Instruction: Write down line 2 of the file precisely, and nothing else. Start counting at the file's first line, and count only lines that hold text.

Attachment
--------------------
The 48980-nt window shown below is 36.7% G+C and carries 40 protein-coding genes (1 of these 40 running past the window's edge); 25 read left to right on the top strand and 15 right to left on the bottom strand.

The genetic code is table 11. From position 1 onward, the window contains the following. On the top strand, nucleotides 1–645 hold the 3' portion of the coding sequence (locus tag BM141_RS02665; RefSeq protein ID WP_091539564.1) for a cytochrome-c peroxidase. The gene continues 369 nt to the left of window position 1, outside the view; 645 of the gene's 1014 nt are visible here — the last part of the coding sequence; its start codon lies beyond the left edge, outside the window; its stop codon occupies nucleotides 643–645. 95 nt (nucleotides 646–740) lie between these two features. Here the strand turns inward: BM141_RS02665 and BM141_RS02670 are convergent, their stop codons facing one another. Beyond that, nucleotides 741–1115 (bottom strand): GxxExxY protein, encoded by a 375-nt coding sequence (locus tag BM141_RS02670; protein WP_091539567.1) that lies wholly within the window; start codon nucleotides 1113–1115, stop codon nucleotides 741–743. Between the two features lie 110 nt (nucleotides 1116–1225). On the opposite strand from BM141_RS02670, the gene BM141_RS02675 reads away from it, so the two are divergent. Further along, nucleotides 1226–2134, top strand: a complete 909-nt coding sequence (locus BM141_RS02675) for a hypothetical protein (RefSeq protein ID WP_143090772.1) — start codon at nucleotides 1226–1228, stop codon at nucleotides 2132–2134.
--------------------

The genetic code is table 11. From position 1 onward, the window contains the following. On the top strand, nucleotides 1–645 hold the 3' portion of the coding sequence (locus tag BM141_RS02665; RefSeq protein ID WP_091539564.1) for a cytochrome-c peroxidase. The gene continues 369 nt to the left of window position 1, outside the view; 645 of the gene's 1014 nt are visible here — the last part of the coding sequence; its start codon lies beyond the left edge, outside the window; its stop codon occupies nucleotides 643–645. 95 nt (nucleotides 646–740) lie between these two features. Here the strand turns inward: BM141_RS02665 and BM141_RS02670 are convergent, their stop codons facing one another. Beyond that, nucleotides 741–1115 (bottom strand): GxxExxY protein, encoded by a 375-nt coding sequence (locus tag BM141_RS02670; protein WP_091539567.1) that lies wholly within the window; start codon nucleotides 1113–1115, stop codon nucleotides 741–743. Between the two features lie 110 nt (nucleotides 1116–1225). On the opposite strand from BM141_RS02670, the gene BM141_RS02675 reads away from it, so the two are divergent. Further along, nucleotides 1226–2134, top strand: a complete 909-nt coding sequence (locus BM141_RS02675) for a hypothetical protein (RefSeq protein ID WP_143090772.1) — start codon at nucleotides 1226–1228, stop codon at nucleotides 2132–2134.